I think I might have mentioned this last year but it is worth repeating. One of the things I love about the French Polynesian people is how they encourage the race participants. Some of the islands have a very small population so they might have a very limited number of people who can participate in these events. It is not uncommon to see someone lag very far behind the leading pack. But regardless, they are cheered on by the crowd. In fact, in one of the women’s races, I would dare to say the lady arriving last at the finish line drew more applause than the winner. People stood, cheered, and clapped as she passed.
After the race events, Miss Tahiti presented awards to the participant on the stage, and then we were treated to some traditional Polynesian dancing. I have to say, the music sounds very angry to me but then again, it’s hard to make big drums sound happy. Much like the dancing we attended on an earlier night, parts of the costumes and fruit litter the park along the racecourse. There is no rule requiring the runner to pick up the fallen fruit. If you get hungry, there are plenty of bananas.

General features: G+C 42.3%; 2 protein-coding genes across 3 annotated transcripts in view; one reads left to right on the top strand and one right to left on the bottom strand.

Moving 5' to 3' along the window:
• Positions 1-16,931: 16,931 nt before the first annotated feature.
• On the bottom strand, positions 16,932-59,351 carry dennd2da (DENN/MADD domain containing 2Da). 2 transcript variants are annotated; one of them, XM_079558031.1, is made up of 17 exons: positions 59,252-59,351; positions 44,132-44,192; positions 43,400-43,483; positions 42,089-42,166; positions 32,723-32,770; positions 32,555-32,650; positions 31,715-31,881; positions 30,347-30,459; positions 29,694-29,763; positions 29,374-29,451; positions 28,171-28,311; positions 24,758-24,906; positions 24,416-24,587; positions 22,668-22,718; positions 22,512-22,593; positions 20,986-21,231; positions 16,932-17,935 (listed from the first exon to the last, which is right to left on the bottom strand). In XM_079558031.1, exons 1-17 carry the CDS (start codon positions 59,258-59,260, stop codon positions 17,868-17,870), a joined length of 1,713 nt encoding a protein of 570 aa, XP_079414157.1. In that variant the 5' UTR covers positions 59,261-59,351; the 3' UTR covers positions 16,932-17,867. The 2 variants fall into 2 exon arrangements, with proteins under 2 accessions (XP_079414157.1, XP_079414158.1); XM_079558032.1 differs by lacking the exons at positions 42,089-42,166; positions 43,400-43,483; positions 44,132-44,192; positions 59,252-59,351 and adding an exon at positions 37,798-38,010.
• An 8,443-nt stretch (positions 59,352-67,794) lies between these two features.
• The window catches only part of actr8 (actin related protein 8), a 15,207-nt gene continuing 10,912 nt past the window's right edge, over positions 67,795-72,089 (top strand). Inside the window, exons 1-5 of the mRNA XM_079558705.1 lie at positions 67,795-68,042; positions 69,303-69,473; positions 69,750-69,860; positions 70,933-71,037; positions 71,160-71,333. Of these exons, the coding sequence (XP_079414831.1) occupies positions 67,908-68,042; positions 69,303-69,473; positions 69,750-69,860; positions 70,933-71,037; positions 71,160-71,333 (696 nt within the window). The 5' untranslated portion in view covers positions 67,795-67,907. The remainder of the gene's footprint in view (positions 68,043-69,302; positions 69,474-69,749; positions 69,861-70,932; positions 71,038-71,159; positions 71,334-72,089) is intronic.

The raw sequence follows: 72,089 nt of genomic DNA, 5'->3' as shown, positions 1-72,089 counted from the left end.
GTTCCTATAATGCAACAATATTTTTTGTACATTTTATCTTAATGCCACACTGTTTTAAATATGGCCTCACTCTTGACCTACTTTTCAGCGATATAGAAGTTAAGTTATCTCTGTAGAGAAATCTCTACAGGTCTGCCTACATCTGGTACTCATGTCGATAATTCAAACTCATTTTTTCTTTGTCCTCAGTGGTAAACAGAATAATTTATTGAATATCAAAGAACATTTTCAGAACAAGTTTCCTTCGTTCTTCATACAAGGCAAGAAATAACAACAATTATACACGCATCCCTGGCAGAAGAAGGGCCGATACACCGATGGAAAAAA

Another event we attended was in Parc Vaira’i. This park has fond memories for us as it was in this bay we first anchored in Tahiti after our 29-day sail from the Galapagos Islands. This is a little bit too far for us to walk since it is about 8 km (5 miles) away. We decided we’d attend the events there even though they occur on a Saturday. Why is this an issue? Buses here have a limited schedule on Saturdays. As the day progresses, they become further and further apart. On Sundays, there are no buses at all. So, perhaps Saturday afternoon is the prelude to Sunday. We knew we’d have no trouble getting there but getting back might prove iffy.
Catching the number 30 bus just down the street, we hope the scheduled rain for the day holds off long enough for us to take in the events all of which are free to watch (no park entry fee). We are off to see “javelin” throwing, stone lifting, dancing, wrestling, and coconut shelling. It turns out Google translate used javelin instead of spear. We expected to see something similar to that in the Olympics where a single athlete throws the javelin and the winner is determined by the greatest distance. This was not the case.